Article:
It is, perhaps, unthinkable in today’s internet age to visualise bringing out a newspaper in the early 60s from a place without any connectivity –no roads and no telephones.
The newspaper not only came out, it flourished and is running into its 60th year now. Dandakaranya Samachar, often referred to as the spokesman of Dandakaranya, was started by a young journalist Tushar Kanti Bose whose family had migrated to India following Partition.
Given land in the Dandakaranya to settlea, Mr Bose was a journalist who had worked with several newspapers such as Jugantar and Amrit Bazaar Patrika before he started his own publication on January 12, 1959.
At that point Dandakaranya was a tribal populated areas comprising of , undivided Bastar district of Madhya Pradesh, Koraput and Kalahandi districts of Orissa and Khammam district of Andhra Pradesh as well as Chandrapur district of Maharashtra. It was spread over 80,000sq miles with Jagdalpur the district headquarter of Bastar in then Madhya Pradesh. Bastar is now in Chhattisgarh.
“We started as a multi-lingual weekly newspaper in Hindi, English and Halbi (local dialect of Bastar) making it a unique production of its type. It was particularly popular among the people working in different projects under the erstwhile Dandakaranya Development Authority and Dandakaranya-Bolangir-Kirandul (DBK) Railways and people in the adjoining areas,’’ explains Mr Bose, who is now the Editor-in-Chief. His wife, Manikuntala Bose is now the Editor.
“It was the first newspaper of the region started amidst the lack and shortage of fundamental amenities needed for a newspaper such as infrastructure, skilled manpower, raw materials and many other things. Inspite of all these hurdles, we have managed to sustain the newspaper for 60 glorious years,’’ the couple point out while recalling the difficulties they encountered while bringing out the publication as there were no telephones, electricity and other infrastructure.
“But we have brought out the newspaper for 60 years without a break,’’ they say.
What started as a bi-weekly in 1980 and then to a daily on 12th January, 1985. “We had to discontinue the Halbi and English editions because of lack of readership and even writers were difficult to find. So we stuck to Hindi which became very popular as it was the only newspaper of the region at that time,’’ Mr Bose says.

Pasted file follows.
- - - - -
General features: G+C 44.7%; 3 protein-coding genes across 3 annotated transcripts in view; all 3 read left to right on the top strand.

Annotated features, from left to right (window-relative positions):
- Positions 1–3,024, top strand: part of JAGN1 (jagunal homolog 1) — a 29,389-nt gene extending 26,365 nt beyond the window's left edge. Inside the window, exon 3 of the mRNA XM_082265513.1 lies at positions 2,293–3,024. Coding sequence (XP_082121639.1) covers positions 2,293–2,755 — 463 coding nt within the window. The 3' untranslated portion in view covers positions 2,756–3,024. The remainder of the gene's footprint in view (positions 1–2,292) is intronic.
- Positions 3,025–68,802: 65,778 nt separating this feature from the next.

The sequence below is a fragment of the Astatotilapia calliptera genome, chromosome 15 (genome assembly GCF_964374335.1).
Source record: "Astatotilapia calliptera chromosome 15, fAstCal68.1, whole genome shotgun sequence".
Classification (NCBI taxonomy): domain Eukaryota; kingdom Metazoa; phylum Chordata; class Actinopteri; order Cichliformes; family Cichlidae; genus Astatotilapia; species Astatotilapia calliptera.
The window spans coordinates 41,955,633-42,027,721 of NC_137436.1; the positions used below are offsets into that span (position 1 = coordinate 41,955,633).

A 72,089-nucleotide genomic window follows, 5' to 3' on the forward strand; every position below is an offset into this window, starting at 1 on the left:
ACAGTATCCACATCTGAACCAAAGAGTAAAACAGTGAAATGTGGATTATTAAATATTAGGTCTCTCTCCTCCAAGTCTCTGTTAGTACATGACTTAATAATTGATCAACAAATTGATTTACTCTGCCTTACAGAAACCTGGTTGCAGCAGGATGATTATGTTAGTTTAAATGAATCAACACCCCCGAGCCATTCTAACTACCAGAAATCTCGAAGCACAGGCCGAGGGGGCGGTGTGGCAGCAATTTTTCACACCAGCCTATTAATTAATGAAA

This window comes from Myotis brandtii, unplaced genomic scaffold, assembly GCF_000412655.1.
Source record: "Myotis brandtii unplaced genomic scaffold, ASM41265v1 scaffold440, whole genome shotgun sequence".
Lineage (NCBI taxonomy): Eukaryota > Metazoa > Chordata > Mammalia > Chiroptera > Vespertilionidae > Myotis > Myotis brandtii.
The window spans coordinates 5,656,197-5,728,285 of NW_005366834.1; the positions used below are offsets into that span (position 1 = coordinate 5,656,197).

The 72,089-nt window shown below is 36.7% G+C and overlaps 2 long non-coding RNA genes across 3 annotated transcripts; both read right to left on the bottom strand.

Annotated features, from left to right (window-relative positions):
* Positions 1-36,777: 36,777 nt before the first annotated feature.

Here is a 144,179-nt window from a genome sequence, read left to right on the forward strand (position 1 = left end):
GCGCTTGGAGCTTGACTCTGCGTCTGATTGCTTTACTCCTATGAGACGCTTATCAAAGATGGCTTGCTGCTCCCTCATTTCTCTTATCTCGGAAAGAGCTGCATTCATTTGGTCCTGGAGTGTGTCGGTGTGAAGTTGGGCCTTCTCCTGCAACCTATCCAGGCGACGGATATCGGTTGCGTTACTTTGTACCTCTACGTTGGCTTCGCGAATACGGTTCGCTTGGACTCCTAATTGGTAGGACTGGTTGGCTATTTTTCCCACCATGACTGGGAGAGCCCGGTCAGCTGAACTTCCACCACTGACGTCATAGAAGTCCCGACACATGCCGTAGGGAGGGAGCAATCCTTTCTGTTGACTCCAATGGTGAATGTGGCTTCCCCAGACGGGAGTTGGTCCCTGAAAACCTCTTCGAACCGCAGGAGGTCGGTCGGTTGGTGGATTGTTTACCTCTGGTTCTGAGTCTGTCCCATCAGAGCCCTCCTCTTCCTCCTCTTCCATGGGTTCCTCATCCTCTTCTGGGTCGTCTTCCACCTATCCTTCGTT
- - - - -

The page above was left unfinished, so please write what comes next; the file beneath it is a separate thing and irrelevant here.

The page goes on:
On 15th August 1994 Dandakaranya Samachar became the first daily to be printed in Web Offset Machine in any tribal district of the country and Manikuntala Bose who took over as the Editor of the newspaper became the first lady Editor of any daily newspaper in the country. Mr.Tushar Kanti Bose became the Editor in Chief from the day.
On 12th January 2015 after playing various roles at various levels, the couple’s son Bishwaroop Bose assumed the role of Executive Editor of the newspaper. Today Dandakaranya Samachar is being published simultaneously from Jagdalpur (Bastar) and Raipur with multi colour supplements covering whole of Chhattisgarh and Orissa, and competes with many other publications in and outside of Bastar. The publication has brought out special numbers to commemorate the history of the newspaper.
“Dandakaranya Samachar has followed the motto “Independent Thought, Impartial Expression” ever since it came into existence. We have kept ourselves free from political influence though most Chief Ministers – of undivided Madhya Pradesh and now Chhattisgarh—do call on me and take my advice. But all this has never influenced my brand of journalism,’’ says Mr Bose.
Dealing with the Left Wing Extremists was not easy for the newspaper. “There were pulls and pressures from the naxalites with threats to life also, but we have always tried to strike a balance and stand with the truth,’’ the couple explain.
Dandakaranya Samachar has never limited itself to news articles only but has always highlighted and encouraged the educative and social awakening programmes to enlighten the people of the region. It has also encouraged the literary beginners by providing space for their writings etc. and thus paving a way for many of them to earn state and country wide fame.
A teacher at heart, Mrs Bose became the Principal of a girl’s school in Jagdalpur when she came here after marriage, but gradually started her own school in the town. “I had nothing to do with journalism when I came here. I learnt writing from my husband. I began with writing articles and then tried my hand at editorials,’’ she says while recalling how the couple had sold the newspaper themselves outside their office on the morning following former Prime Minister Rajiv Gandhi’s death.
“I used to cycle several kilometres to gather news and it was a struggle to get the telephone line through,’’ Mr Bose says. “Lots of things have changed since the time we came here. There were no colonies, no infrastructure worth its name and people were so simple,’’ he says while narrating an incident when his car broke down on the roadside. Since it was late, he could not arrange for a mechanic, so he asked a local to keep an eye on the vehicle in the night. When the couple went to the spot with the mechanic, he saw the person at the same spot where he was the previous night. He the person took just Rs 20! Such was the sincerity.
Now, the next wave of change will happen when the Nagarnar Steel Plant becomes functional in a couple of months from now as it is likely to bring jobs and would result in development. “However, I hope it doesn’t kill the traditional art and craft of Bastar.’’